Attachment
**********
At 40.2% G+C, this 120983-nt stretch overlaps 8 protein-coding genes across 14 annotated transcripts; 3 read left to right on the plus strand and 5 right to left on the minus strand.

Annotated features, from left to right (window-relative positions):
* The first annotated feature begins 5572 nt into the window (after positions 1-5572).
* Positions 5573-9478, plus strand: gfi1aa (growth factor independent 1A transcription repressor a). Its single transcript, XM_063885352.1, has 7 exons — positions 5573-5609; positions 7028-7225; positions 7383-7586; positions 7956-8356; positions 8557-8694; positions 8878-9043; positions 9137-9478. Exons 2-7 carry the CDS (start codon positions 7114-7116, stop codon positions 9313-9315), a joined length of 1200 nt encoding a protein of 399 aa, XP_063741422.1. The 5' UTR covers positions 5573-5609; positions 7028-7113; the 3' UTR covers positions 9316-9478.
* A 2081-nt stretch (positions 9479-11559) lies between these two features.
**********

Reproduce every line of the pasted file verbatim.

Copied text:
At 40.2% G+C, this 120983-nt stretch overlaps 8 protein-coding genes across 14 annotated transcripts; 3 read left to right on the plus strand and 5 right to left on the minus strand.

Annotated features, from left to right (window-relative positions):
* The first annotated feature begins 5572 nt into the window (after positions 1-5572).
* Positions 5573-9478, plus strand: gfi1aa (growth factor independent 1A transcription repressor a). Its single transcript, XM_063885352.1, has 7 exons — positions 5573-5609; positions 7028-7225; positions 7383-7586; positions 7956-8356; positions 8557-8694; positions 8878-9043; positions 9137-9478. Exons 2-7 carry the CDS (start codon positions 7114-7116, stop codon positions 9313-9315), a joined length of 1200 nt encoding a protein of 399 aa, XP_063741422.1. The 5' UTR covers positions 5573-5609; positions 7028-7113; the 3' UTR covers positions 9316-9478.
* A 2081-nt stretch (positions 9479-11559) lies between these two features.